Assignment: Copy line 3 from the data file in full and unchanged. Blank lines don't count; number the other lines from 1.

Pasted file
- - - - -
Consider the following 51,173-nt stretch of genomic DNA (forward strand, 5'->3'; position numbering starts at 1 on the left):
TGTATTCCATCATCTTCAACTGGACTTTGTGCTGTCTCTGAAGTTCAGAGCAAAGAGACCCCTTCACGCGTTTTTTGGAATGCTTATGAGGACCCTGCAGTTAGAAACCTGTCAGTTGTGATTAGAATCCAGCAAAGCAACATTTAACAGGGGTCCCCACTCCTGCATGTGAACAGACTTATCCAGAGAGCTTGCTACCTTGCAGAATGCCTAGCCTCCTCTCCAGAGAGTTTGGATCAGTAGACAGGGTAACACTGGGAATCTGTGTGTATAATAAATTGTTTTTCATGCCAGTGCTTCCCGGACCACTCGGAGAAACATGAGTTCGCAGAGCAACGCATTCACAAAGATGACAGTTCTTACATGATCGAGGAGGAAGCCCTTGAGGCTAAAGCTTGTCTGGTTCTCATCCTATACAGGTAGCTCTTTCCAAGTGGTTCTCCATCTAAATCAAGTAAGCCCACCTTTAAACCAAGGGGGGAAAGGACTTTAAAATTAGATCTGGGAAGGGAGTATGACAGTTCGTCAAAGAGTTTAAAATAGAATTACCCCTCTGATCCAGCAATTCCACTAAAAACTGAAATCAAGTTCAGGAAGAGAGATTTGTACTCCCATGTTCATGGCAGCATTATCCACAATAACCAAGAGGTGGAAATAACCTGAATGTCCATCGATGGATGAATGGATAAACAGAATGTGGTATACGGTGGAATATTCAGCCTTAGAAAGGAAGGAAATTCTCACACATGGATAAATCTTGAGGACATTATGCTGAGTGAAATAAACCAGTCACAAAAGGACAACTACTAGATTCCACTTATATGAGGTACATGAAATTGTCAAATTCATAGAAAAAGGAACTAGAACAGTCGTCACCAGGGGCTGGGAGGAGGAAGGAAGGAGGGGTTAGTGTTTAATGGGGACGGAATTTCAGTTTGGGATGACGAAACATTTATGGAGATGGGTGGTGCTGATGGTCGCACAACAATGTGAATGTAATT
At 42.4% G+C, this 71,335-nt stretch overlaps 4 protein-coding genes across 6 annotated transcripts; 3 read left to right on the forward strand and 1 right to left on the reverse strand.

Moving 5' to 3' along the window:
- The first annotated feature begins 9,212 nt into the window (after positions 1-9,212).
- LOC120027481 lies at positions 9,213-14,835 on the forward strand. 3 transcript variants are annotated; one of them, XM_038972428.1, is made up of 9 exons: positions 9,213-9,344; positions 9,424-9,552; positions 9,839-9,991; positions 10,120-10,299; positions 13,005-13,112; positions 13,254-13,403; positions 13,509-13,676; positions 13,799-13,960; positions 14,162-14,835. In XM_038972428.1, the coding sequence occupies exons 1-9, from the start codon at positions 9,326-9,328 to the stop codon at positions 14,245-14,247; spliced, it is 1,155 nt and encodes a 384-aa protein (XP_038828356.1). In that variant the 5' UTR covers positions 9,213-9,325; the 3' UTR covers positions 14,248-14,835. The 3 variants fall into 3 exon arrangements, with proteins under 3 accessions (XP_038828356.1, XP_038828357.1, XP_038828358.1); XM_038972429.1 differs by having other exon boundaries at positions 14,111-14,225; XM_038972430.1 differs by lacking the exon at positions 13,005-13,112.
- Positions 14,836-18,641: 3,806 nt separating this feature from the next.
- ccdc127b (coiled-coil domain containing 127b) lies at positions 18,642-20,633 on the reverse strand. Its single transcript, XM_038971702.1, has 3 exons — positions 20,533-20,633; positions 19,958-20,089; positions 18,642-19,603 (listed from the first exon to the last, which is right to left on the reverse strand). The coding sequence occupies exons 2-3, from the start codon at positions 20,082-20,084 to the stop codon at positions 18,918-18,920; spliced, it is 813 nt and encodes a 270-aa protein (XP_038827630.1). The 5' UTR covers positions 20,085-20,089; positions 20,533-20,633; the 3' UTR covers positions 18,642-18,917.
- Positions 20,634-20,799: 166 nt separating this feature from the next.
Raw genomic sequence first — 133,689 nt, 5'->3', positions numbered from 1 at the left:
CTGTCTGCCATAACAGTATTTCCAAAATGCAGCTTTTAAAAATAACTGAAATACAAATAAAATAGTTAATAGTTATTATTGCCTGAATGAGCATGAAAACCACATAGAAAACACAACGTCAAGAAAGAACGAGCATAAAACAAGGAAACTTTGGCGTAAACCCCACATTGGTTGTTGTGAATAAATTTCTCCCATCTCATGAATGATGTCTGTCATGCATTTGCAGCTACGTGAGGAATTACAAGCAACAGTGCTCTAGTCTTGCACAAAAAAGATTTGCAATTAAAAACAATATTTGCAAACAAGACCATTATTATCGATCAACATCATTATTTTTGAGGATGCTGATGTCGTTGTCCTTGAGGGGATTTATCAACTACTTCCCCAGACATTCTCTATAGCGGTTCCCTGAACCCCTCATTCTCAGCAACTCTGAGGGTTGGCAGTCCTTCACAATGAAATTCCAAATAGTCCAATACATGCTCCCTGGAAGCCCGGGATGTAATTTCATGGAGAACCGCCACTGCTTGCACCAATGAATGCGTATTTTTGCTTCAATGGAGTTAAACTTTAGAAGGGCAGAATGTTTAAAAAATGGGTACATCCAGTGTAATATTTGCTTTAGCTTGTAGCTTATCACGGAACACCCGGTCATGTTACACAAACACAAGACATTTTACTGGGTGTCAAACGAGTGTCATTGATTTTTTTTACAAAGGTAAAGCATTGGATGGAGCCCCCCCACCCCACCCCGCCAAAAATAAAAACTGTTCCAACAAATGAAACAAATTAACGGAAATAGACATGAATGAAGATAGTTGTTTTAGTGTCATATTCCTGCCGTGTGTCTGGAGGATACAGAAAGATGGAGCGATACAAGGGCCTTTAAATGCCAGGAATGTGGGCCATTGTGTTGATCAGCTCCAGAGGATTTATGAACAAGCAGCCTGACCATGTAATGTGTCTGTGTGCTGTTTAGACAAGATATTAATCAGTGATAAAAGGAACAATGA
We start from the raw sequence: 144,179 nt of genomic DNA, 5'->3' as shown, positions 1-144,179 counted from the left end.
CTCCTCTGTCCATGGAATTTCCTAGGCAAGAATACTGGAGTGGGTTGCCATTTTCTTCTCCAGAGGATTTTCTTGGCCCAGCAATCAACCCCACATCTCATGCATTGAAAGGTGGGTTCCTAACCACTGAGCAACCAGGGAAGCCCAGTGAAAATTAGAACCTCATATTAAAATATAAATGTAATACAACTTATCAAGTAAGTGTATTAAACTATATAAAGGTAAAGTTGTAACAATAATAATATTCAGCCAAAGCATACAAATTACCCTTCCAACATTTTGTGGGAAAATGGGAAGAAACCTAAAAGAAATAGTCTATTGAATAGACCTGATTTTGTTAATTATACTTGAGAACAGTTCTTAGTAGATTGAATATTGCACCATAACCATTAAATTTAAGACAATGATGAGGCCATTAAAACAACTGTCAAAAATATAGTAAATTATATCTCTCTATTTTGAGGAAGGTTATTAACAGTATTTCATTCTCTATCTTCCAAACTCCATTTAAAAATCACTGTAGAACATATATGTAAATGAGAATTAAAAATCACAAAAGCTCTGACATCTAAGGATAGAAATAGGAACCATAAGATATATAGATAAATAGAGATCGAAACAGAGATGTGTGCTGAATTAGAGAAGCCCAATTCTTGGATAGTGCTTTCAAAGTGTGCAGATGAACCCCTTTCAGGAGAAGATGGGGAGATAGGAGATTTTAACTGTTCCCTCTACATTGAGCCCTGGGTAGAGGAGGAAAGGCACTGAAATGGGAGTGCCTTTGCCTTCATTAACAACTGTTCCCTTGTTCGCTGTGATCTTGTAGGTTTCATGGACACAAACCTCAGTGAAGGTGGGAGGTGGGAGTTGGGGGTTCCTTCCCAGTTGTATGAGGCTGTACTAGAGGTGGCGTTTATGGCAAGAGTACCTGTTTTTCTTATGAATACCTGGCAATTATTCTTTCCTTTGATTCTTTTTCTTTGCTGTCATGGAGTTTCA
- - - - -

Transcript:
At 42.4% G+C, this 71,335-nt stretch overlaps 4 protein-coding genes across 6 annotated transcripts; 3 read left to right on the forward strand and 1 right to left on the reverse strand.